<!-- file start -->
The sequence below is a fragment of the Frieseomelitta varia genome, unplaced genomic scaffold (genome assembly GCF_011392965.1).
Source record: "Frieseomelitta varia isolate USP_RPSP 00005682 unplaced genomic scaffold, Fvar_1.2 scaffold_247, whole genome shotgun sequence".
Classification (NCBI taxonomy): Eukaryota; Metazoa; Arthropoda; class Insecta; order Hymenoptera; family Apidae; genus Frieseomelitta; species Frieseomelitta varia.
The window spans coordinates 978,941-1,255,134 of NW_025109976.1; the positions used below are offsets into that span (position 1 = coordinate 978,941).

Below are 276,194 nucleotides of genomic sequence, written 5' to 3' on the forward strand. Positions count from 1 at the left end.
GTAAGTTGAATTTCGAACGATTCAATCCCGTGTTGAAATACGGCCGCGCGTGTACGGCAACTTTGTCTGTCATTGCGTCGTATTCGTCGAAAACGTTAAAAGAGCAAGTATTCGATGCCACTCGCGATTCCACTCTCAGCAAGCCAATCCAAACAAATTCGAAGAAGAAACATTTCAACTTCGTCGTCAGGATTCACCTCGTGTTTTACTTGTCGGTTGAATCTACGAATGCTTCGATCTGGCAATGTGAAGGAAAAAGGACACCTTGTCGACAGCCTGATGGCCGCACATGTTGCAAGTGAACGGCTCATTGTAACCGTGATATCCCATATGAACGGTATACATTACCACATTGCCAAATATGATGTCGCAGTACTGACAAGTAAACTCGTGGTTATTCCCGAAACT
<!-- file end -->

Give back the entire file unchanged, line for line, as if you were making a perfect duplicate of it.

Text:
The sequence below is a fragment of the Frieseomelitta varia genome, unplaced genomic scaffold (genome assembly GCF_011392965.1).
Source record: "Frieseomelitta varia isolate USP_RPSP 00005682 unplaced genomic scaffold, Fvar_1.2 scaffold_247, whole genome shotgun sequence".
Classification (NCBI taxonomy): Eukaryota; Metazoa; Arthropoda; class Insecta; order Hymenoptera; family Apidae; genus Frieseomelitta; species Frieseomelitta varia.
The window spans coordinates 978,941-1,255,134 of NW_025109976.1; the positions used below are offsets into that span (position 1 = coordinate 978,941).

Below are 276,194 nucleotides of genomic sequence, written 5' to 3' on the forward strand. Positions count from 1 at the left end.
GTAAGTTGAATTTCGAACGATTCAATCCCGTGTTGAAATACGGCCGCGCGTGTACGGCAACTTTGTCTGTCATTGCGTCGTATTCGTCGAAAACGTTAAAAGAGCAAGTATTCGATGCCACTCGCGATTCCACTCTCAGCAAGCCAATCCAAACAAATTCGAAGAAGAAACATTTCAACTTCGTCGTCAGGATTCACCTCGTGTTTTACTTGTCGGTTGAATCTACGAATGCTTCGATCTGGCAATGTGAAGGAAAAAGGACACCTTGTCGACAGCCTGATGGCCGCACATGTTGCAAGTGAACGGCTCATTGTAACCGTGATATCCCATATGAACGGTATACATTACCACATTGCCAAATATGATGTCGCAGTACTGACAAGTAAACTCGTGGTTATTCCCGAAACT